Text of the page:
After over a year of litigation, the United States Supreme Court recently upheld President Trump’s so-called “travel ban” as constitutional and statutorily permissible. See Trump v. Hawaii, 585 U.S. ____ (2018). Criticized by many as invidious, imprudent, or unnecessary, Presidential Proclamation No. 9645 attempts to improve screening procedures related to national security for individuals from countries that may present “public safety threats.” 82 Fed. Reg. 45161 (2017) (the “Travel Ban”). To this end, the Travel Ban placed certain types of entry restrictions on the nationals of eight (8) countries: Chad, Iran, Libya, North Korea, Syria, Venezuela, Somalia, and Yemen. Although the restrictions differ from country to country and do not apply to all individuals attempting to enter the United States from those countries, many still wish to know what the Travel Ban does and whether it will affect them.

The Travel Ban prohibits entry into the United States as an immigrant for nationals of the following countries: Chad, Iran, Libya, North Korea, Syria, Somalia, and Yemen. For those seeking to enter the United States as nonimmigrants, the Travel Ban prohibits the issuance of certain business and tourist visas from the following countries: Chad, Libya, Iran, North Korea, Syria, and Yemen. Importantly, for nationals of North Korea and Syria, the Travel Ban prohibits entry into the United States regardless of whether the individual seeking entry is attempting to enter as an immigrant or a nonimmigrant. As for Venezuela, the Travel Ban’s entry restrictions only appear to apply to certain Venezuelan government officials.

However, the Travel Ban does contain exceptions. The Travel Ban does not prohibit entry of the following categories of individuals coming from the countries listed above: lawful permanent residents of the United States, foreign nationals who have been granted asylum by the United States, refugees who have already been admitted to the United States, or individuals who have been granted withholding of removal, advance parole, or protection under the Convention Against Torture.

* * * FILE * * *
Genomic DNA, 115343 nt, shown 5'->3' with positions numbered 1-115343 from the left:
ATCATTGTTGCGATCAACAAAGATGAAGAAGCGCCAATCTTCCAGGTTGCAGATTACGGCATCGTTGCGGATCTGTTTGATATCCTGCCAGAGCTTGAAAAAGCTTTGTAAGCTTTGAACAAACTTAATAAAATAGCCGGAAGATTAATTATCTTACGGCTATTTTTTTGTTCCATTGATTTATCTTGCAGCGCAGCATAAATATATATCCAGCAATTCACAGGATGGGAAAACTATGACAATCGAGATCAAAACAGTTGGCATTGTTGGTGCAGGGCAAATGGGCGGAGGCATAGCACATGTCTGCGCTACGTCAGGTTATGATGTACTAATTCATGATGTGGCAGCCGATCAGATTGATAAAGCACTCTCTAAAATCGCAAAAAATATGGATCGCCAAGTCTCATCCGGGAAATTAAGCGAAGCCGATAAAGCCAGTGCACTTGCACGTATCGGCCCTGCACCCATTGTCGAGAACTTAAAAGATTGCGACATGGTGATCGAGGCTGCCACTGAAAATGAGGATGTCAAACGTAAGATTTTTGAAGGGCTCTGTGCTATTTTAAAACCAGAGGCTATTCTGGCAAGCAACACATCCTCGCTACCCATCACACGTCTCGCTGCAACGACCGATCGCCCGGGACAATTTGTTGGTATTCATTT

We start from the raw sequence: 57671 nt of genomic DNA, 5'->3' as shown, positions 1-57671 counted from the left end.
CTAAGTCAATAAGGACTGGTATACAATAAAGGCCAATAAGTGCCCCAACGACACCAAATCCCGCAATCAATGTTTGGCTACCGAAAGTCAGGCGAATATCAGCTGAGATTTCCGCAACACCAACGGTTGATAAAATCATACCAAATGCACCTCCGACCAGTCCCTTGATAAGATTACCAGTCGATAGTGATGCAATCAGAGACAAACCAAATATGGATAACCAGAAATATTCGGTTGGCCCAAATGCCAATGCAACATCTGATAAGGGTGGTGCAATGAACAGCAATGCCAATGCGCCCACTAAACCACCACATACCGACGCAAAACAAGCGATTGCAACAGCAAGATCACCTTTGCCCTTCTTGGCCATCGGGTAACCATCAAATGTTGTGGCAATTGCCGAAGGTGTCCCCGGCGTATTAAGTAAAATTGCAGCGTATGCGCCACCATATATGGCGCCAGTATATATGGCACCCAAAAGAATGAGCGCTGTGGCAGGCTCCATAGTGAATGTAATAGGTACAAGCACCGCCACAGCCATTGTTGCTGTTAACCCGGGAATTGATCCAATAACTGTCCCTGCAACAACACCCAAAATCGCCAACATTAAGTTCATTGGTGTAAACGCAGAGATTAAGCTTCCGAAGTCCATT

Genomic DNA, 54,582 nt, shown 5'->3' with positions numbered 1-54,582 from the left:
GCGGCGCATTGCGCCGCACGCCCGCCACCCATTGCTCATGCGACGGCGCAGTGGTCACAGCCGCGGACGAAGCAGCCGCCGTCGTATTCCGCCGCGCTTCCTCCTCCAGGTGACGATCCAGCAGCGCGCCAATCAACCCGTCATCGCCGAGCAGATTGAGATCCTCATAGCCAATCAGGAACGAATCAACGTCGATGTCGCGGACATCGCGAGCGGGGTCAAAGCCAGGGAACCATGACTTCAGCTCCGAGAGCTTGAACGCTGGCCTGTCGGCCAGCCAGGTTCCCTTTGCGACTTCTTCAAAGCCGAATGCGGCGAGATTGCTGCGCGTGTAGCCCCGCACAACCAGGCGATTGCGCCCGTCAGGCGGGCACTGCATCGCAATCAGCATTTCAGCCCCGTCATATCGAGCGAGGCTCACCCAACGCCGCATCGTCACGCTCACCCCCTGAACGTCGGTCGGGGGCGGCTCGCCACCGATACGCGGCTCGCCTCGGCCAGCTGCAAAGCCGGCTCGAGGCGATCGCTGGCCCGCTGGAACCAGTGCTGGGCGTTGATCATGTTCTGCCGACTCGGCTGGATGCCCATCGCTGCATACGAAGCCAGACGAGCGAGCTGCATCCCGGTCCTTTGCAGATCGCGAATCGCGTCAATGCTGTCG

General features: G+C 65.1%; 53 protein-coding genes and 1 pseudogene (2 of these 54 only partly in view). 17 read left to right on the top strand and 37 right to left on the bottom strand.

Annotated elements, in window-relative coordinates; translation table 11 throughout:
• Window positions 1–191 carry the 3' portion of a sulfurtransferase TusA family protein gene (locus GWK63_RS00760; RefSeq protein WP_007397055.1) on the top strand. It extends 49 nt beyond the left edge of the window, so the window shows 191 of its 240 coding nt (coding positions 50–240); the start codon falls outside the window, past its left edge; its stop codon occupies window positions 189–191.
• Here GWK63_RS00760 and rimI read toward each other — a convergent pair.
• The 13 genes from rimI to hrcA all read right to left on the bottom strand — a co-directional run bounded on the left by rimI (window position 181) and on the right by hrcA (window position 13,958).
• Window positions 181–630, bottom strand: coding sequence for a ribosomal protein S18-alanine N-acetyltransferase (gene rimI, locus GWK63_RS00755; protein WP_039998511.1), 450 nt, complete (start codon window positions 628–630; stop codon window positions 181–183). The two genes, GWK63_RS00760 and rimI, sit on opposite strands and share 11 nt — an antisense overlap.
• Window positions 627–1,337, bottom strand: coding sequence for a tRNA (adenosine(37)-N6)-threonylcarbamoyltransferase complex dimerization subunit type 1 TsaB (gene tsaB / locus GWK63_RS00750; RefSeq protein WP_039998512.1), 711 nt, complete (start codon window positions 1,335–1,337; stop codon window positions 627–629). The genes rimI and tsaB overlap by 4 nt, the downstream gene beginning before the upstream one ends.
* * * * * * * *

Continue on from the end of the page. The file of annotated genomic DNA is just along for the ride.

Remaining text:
In any event, under the Immigration and Nationality Act (the “INA”), Congress has given the President the broad authority to limit the entry of any class of foreign nationals when he finds that their entry “would be detrimental to the interests of the United States.”See 8 U.S.C. § 1182(f). This authority, combined with the latest Supreme Court decision upholding the Travel ban, grants the President extraordinary power to control the entry of foreign nationals into the United States. In this rapidly changing environment within Immigration Law, it is more important than ever before to make legally informed choices regarding immigration and travel to and from the United States. If you or a family member believe that the Travel Ban may affect you, it is crucial to seek the advice of an Immigration Attorney today.

ABOUT THE AUTHOR: Andrew Goldstein is currently a law clerk at Cole Law Group. He recently graduated from Belmont University College of Law and looks forward to joining CLG as an associate when he is admitted to the Tennessee Bar. Andrew will focus his practice in the areas of Immigration Law and Family Law. Cole Law Group clients will benefit from Andrew’s passion for the law and dedication to serving them well.

Disclaimer: The information in this article is provided for general informational purposes only, and may not reflect the current law in your jurisdiction. No information contained in this article should be construed as legal advice from Cole Law Group, P.C. or the individual author, nor is it intended to be a substitute for legal counsel on any subject matter. No reader of this post should act or refrain from acting on the basis of any information included in, or accessible through, this post without seeking the appropriate legal or other professional advice on the particular facts and circumstances at issue from a lawyer licensed in the recipient’s state, country or other appropriate licensing jurisdiction.

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